"For all intents and purposes, ‘literacy’ became synonymous with ‘reading,’ and writing became the stepchild of literacy rather than an equal partner," said Andrés Henríquez, a program officer at the Carnegie Corporation of New York, which underwrote a string of studies on reading and writing, including "Writing to Read."
Students still spend little time writing in school. Teacher surveys by Steve Graham, the author of "Writing to Read," and colleagues show that students spend less than half an hour writing each day in elementary school, and much of what they write is lists and fill-in-the-blank answers to questions. Even at the high school level, seven in 10 teachers reported that their preservice training had not prepared them adequately to teach writing, and nearly half did not assign a single multiparagraph writing task per month.
"What we have, typically, is kids not writing more than a paragraph of text, all the way through high school," said Mr. Graham, a professor at Arizona State University in Tempe. "It’s not very promising for writing or for writing instruction."
Scores on the National Assessment of Educational Progress reflect correspondingly lackluster writing skills. The report issued in September, for the 2011 exam, shows only one in four middle and high school students writing at the "proficient" level or better.
The national picture of student writing led the authors of the common standards to elevate its role in literacy instruction and to tie it closely to reading, not only in language arts classes but across the curriculum. Assessments for the standards, being designed by two groups of states, are expected to reflect those connections as well, with tasks that combine research and writing.
The idea, said Susan Pimentel, one of the lead authors of the standards, is to reduce writing "opinion untethered to evidence" and "decontextualized" writing—writing not based on the reading of a text—in favor of writing that requires students to read, comprehend, and respond to text, grounding their interpretations in evidence found there. That shift reflects what young people can expect in college and work, she said.
"In faculty and employer surveys, the kinds of skills that score high are the argument and evidence-related skills, developing ideas with relevant details and reasons," Ms. Pimentel said. "Telling stories scores very low. Expressing one’s feelings, very low."
Increasingly, educators are seeing the need to make explicit connections between writing and reading and to teach genre-specific types of writing, said Barbara Cambridge, the policy director for the NCTE.
"Writing hasn’t always been taught, especially outside of English/language arts classrooms," she said. "We know writing helps reading. But avid readers aren’t necessarily good writers. This stuff has to be taught."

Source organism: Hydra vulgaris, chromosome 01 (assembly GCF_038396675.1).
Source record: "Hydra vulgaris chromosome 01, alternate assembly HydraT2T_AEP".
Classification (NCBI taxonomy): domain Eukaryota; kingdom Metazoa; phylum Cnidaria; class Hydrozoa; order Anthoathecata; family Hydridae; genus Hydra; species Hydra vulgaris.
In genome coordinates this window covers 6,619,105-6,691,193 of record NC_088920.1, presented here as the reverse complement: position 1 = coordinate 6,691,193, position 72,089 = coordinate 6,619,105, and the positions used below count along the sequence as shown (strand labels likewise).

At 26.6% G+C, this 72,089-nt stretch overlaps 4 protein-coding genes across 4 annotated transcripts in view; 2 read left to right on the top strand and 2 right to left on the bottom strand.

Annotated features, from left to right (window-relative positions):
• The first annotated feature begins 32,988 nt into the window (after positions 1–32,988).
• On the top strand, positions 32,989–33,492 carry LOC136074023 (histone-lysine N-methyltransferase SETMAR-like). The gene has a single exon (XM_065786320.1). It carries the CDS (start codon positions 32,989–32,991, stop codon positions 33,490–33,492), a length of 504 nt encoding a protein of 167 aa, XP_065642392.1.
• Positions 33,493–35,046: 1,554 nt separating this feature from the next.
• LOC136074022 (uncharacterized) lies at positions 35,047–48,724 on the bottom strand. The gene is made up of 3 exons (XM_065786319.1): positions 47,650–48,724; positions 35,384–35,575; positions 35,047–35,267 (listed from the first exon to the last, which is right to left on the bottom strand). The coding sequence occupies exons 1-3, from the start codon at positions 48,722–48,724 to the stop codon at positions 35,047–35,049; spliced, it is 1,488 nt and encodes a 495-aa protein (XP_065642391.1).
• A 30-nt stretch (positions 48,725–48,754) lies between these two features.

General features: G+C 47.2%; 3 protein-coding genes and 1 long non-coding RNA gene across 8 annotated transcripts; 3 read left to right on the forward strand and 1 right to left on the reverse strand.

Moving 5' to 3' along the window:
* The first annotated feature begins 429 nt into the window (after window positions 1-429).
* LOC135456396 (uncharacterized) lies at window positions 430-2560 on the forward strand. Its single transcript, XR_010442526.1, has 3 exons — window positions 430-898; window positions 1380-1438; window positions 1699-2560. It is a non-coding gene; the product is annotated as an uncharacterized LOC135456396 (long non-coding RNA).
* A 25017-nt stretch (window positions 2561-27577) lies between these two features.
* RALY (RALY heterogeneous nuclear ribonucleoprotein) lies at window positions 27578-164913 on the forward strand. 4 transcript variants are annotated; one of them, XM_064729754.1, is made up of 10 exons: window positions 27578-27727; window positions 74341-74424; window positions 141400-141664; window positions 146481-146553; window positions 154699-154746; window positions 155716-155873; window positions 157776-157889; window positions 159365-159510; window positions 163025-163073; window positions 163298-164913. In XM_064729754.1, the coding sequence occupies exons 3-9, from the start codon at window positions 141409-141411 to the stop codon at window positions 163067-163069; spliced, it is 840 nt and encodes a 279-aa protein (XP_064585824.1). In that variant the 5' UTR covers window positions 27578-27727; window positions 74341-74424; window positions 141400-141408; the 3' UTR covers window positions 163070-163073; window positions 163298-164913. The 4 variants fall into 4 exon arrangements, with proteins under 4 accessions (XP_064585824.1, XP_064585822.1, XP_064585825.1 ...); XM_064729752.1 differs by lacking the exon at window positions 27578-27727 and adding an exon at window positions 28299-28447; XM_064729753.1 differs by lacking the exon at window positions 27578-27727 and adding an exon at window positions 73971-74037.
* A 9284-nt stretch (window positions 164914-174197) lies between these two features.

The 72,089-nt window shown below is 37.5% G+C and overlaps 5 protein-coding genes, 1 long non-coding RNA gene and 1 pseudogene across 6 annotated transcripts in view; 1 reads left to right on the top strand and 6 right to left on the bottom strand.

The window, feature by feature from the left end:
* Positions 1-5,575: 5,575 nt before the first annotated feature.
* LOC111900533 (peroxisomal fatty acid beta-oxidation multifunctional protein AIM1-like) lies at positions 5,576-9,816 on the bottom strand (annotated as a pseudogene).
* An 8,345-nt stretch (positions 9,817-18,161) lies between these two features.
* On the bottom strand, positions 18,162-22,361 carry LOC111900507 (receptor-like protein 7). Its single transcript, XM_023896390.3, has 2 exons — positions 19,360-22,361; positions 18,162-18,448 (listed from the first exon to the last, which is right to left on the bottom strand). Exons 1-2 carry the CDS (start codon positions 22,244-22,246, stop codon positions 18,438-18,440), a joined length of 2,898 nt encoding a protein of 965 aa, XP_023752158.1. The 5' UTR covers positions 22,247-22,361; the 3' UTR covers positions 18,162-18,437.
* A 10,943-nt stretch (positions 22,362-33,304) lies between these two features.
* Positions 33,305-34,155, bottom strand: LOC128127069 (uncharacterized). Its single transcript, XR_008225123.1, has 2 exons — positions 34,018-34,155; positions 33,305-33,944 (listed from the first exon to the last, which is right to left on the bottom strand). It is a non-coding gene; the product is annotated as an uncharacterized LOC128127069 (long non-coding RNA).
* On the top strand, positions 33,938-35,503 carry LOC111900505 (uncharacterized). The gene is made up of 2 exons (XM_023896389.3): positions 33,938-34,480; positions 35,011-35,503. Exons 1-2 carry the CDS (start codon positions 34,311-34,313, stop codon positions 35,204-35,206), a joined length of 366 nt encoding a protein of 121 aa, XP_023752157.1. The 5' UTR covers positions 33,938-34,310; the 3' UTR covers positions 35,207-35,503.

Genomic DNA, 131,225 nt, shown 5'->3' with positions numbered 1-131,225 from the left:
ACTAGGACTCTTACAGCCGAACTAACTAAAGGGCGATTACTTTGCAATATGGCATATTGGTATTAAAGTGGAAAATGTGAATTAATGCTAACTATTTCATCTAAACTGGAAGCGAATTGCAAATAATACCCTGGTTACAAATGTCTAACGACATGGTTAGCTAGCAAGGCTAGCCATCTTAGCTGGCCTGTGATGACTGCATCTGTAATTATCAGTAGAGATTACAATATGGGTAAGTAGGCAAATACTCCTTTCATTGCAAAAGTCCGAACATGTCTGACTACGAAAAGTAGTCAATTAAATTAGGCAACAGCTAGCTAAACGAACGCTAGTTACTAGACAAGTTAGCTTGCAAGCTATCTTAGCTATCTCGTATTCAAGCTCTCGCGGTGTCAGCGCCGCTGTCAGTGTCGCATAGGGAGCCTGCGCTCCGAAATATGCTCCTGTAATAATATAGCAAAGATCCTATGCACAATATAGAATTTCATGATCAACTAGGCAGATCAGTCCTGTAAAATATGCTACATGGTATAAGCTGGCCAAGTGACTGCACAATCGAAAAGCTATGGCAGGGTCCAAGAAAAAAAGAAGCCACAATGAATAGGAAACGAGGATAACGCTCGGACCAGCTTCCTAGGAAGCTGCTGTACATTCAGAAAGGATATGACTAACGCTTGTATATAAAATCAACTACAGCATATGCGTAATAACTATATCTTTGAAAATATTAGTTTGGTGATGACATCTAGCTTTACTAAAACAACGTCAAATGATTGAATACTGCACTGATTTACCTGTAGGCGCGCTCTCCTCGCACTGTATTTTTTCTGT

That’s what Linda Denstaedt and her colleagues are trying to do as they craft K-12 curriculum units to reflect the standards in Michigan. At the core of their work at Oak Park High School is the "multidraft read," aimed at teaching students to delve into reading like writers, she said, which strengthens both their reading and their writing.
They read a text again and again, first to make sense of it and note their questions, as the teacher works the room to help, Ms. Denstaedt said. A second round of annotating focuses on looking for elements of the genre and how it works. They read again to spot structural decisions the writer made to create meaning, she said. The students then use what they learned in their own writing.
"All of this adds up to learning to read in layers, learning to read like a writer," said Ms. Denstaedt, the co-director of the Oakland Writing Project, which is a consultant to Michigan on the project and is an affiliate of the Berkeley, Calif.-based National Writing Project. "And you’re learning how to read better as you write."
Too often, she said, writing is "all about doing tasks, assignments. We get students doing reading, and maybe writing, but we’re not necessarily helping them learn how to think their way through a text."
Schools in Westerly, R.I., found that better writing can offer new ways to demonstrate knowledge. Dismal state science scores led the district to focus on writing and an inquiry-based approach to science instruction, and it paid off.
Only 49 percent of the 4th graders at State Street Elementary School scored proficient on the state science test in 2010, but 80 percent did in 2011. That number slid to 63 percent in 2012, said Principal Audrey Faubert, but she is still pleased with the improvement.